Lorena A. Barba group

Barba awarded computer center grant

The Massachusetts Green High Performance Computing Center (MGHPCC) is a ground-breaking collaboration of five of the state’s most research-intensive universities, state government and private industry—the most significant such collaboration in the history of the Commonwealth.

The Massachusetts Green High Performance Computing Center (MGHPCC) is a ground-breaking collaboration of five of the state’s most research-intensive universities, state government and private industry—the most significant such collaboration in the history of the Commonwealth.

Prof. Barba led a multi-institution bid to success in the call for research seed grants of the Massachusetts Green High-Performance Computing Center, MGHPCC. The award amounts to $130,487 for the duration of one year.

This project is a collaboration among investigators in BU, Harvard and UMass aimed at creating an open and high-performance software infrastructure for a family of hierarchical N-body algorithms.

"N-body" is the name given to any problem that involves a system where each object depends on the state of every other object in the system. The classic example in mechanics is gravitational interaction, but the situation also appears in the interactions of atoms or ions and in discrete representations of the equations for acoustics, electromagnetics and fluid dynamics.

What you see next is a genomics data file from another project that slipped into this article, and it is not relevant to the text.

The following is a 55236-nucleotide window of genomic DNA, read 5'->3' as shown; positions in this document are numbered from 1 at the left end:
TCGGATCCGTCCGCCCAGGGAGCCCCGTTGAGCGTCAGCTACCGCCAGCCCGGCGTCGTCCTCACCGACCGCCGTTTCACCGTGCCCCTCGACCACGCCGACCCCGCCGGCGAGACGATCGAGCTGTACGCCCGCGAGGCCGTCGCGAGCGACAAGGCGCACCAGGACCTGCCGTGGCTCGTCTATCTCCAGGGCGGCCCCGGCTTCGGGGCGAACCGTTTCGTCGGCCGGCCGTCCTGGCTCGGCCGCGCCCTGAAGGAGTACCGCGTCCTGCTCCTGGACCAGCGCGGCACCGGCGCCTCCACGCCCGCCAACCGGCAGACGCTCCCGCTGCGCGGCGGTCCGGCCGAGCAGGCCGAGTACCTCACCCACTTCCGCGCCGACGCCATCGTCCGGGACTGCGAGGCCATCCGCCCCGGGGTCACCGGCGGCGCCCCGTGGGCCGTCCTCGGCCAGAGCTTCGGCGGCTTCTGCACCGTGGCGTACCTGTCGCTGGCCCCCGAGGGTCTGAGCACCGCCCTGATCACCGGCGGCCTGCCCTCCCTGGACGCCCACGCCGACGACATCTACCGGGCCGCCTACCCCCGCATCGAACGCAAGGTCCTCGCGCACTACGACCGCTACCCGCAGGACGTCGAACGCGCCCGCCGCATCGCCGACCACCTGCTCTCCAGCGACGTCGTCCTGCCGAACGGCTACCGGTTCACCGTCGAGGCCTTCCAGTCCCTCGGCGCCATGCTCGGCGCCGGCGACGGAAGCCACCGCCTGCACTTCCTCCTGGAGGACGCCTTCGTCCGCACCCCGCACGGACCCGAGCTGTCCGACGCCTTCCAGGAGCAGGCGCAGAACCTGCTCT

Algorithms to solve this problem that use hierarchical groupings of the objects in the system (or points in the discretization) are often fast, and scale very well in highly parallel computers. In fact, some believe that these algorithms will be better suited to the increasing numbers of cores in high-performance computers, and more likely to reach exascale.

What is lacking is a concerted effort to create high-performance software offering the power of these algorithms to the wider scientific community.

The team funded by this seed grant will develop software infrastructure for hierarchical N-body algorithms aimed at the top computing systems, such as Blue Gene and GPUs . The team will also develop capability to solve diverse problems, including biophysics, acoustics and fluid dynamics.

The joint effort will build from the software framework called exaFMM, which was released by Barba’s team at the Supercomputing Conference in Seattle, Nov. 2011.

The research team is formed by:

In addition, IBM T.J. Watson Research (Cambridge, MA) is an industrial partner in this effort, and Dr Rio Yokota (King Abdullah University of Science and Technology) is an external collaborator. Yokota was a postdoctoral researcher with Prof Barba for nearly three years before joining KAUST in September 2011. He is the main developer of exaFMM.

In the press: